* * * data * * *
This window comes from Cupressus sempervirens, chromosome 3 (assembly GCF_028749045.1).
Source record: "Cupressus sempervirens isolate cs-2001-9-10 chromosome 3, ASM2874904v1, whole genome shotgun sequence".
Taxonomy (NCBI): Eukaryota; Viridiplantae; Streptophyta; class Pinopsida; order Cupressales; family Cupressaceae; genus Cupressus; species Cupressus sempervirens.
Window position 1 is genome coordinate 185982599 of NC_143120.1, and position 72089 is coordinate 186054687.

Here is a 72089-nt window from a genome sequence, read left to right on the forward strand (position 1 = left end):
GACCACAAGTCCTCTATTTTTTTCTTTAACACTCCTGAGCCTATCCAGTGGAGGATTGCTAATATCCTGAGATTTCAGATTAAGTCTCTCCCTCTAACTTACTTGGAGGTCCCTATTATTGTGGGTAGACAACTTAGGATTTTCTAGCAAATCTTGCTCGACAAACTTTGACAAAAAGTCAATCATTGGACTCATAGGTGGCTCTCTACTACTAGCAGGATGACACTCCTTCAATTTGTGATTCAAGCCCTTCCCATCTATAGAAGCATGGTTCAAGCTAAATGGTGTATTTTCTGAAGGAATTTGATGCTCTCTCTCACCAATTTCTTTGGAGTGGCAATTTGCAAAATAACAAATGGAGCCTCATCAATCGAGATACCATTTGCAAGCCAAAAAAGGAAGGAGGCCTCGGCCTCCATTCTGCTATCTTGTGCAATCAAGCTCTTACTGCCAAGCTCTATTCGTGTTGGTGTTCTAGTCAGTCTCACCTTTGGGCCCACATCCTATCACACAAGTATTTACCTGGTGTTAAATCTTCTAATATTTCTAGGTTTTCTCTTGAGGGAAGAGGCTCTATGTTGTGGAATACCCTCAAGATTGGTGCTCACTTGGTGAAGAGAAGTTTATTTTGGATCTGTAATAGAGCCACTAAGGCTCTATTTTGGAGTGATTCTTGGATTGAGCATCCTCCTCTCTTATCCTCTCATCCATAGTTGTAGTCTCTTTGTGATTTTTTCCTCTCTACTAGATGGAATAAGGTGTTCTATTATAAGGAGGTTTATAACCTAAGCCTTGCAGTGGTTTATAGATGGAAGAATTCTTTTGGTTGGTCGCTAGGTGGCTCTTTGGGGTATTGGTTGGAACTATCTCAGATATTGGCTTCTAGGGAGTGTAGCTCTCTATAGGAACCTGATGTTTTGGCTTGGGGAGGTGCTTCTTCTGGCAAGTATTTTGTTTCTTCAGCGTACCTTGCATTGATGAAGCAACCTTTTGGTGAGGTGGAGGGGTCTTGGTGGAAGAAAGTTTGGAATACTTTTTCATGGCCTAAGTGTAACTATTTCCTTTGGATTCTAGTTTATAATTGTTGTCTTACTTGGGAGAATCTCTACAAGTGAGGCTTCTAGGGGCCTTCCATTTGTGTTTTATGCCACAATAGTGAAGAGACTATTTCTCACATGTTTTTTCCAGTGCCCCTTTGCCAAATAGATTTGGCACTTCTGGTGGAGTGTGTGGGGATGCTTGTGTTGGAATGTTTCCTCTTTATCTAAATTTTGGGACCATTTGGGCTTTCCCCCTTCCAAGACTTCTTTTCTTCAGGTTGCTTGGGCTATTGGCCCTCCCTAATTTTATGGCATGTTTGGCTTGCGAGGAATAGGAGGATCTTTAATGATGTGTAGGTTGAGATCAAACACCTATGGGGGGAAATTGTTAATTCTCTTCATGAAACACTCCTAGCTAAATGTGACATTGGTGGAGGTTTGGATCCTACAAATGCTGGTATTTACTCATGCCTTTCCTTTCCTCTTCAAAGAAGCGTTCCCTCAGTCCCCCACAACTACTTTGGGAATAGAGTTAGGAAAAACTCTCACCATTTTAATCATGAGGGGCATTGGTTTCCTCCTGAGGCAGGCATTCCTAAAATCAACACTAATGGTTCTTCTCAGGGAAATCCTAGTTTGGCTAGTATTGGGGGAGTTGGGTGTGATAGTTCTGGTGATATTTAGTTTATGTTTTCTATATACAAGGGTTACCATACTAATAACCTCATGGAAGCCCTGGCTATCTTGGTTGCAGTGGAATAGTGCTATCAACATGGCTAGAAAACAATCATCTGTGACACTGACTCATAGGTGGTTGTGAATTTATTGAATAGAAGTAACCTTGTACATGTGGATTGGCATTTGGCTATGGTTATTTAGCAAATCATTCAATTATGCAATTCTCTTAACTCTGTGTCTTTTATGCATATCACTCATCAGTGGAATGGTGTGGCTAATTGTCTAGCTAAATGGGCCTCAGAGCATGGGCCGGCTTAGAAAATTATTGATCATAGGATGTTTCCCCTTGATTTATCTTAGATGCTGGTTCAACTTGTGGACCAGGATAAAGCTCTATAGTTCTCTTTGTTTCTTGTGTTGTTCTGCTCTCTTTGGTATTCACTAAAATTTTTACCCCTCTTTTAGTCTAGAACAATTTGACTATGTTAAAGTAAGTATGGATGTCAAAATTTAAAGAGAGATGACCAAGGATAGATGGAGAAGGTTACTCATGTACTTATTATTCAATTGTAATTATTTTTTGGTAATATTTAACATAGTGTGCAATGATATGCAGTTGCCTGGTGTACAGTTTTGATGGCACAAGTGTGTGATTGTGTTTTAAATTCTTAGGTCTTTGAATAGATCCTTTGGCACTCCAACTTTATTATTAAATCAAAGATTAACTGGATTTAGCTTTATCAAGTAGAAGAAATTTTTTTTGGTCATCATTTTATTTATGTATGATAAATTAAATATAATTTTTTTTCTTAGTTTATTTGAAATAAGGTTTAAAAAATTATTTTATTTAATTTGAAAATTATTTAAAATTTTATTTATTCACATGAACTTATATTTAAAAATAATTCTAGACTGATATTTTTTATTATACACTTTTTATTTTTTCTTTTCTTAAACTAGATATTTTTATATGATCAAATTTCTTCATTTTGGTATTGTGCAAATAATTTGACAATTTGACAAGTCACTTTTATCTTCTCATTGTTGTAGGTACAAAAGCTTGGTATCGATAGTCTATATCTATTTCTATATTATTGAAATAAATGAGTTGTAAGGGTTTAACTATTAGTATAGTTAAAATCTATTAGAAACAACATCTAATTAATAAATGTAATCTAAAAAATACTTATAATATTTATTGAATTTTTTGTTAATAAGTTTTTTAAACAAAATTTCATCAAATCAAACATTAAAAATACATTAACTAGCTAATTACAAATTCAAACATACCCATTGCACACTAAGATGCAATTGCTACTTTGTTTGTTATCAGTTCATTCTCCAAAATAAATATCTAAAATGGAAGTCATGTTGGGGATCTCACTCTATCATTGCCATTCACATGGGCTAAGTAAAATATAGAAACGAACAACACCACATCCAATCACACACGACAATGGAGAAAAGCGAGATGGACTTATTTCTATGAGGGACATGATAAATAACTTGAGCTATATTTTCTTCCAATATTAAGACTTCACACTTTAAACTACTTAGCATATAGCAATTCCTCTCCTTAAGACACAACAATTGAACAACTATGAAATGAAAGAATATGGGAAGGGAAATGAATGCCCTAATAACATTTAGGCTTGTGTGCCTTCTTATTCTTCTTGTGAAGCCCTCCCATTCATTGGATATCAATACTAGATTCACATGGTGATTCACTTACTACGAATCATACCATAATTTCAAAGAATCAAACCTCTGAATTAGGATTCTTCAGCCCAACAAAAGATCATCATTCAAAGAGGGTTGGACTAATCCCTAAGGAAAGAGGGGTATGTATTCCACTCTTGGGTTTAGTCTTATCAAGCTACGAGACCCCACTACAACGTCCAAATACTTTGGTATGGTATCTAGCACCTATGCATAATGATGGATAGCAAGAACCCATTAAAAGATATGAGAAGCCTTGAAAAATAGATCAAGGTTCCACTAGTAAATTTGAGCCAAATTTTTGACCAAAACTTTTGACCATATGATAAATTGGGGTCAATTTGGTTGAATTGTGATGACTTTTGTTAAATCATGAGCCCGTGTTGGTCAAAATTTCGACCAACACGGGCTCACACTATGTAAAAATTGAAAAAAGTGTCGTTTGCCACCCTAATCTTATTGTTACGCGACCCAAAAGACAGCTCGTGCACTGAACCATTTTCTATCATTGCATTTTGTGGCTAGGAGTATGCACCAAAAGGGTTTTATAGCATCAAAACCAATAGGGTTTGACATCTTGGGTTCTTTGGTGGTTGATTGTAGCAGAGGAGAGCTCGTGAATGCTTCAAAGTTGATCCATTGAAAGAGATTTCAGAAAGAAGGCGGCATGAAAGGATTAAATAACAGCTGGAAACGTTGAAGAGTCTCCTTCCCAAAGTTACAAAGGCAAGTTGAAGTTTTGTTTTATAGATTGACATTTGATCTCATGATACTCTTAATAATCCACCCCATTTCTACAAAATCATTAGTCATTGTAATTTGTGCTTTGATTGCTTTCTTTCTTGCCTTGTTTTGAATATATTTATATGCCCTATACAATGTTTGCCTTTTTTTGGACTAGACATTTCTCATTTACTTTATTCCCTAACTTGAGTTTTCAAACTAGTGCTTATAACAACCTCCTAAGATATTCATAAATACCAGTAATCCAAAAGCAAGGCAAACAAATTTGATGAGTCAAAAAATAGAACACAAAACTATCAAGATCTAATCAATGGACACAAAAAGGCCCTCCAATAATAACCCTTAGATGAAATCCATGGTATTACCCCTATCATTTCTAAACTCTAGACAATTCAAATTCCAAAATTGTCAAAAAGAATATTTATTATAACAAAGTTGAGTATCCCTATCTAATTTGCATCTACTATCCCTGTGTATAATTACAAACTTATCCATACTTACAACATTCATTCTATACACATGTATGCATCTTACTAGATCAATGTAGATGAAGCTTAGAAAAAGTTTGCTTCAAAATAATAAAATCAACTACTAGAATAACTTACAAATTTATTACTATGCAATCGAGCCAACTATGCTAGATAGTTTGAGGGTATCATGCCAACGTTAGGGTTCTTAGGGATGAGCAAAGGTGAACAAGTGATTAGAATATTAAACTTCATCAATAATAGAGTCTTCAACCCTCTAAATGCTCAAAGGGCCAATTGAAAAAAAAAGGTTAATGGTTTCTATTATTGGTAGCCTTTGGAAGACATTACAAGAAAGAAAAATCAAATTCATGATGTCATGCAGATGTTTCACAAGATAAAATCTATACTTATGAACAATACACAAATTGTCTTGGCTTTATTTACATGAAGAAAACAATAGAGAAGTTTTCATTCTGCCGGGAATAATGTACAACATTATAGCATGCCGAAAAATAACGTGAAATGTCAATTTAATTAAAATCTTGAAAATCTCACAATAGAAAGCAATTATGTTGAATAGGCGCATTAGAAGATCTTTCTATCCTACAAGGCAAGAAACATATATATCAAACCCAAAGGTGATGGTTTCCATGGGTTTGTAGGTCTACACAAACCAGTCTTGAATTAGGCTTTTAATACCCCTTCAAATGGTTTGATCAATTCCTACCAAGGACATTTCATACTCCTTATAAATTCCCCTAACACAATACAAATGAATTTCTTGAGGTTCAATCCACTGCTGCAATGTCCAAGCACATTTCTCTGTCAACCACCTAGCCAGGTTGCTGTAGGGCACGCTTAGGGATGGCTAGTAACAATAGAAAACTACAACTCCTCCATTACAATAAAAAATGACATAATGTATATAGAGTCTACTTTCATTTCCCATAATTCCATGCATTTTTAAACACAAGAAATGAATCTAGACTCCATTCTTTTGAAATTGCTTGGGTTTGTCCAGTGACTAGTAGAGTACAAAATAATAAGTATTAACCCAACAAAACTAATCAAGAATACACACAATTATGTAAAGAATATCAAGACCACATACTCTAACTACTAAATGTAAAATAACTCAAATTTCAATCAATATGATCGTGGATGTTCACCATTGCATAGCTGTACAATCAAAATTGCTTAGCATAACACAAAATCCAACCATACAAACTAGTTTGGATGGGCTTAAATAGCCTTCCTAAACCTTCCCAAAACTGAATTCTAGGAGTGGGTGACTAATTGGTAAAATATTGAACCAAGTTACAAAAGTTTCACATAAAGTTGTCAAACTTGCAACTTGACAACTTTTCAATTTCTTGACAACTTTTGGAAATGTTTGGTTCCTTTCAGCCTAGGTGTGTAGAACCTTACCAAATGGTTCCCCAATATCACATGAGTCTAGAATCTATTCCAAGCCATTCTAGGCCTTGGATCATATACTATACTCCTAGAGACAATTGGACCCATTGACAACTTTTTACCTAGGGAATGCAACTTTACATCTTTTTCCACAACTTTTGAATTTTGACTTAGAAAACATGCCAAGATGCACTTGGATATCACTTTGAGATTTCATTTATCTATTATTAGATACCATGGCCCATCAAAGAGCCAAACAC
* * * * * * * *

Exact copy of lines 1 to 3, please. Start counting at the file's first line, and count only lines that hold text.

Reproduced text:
This window comes from Cupressus sempervirens, chromosome 3 (assembly GCF_028749045.1).
Source record: "Cupressus sempervirens isolate cs-2001-9-10 chromosome 3, ASM2874904v1, whole genome shotgun sequence".
Taxonomy (NCBI): Eukaryota; Viridiplantae; Streptophyta; class Pinopsida; order Cupressales; family Cupressaceae; genus Cupressus; species Cupressus sempervirens.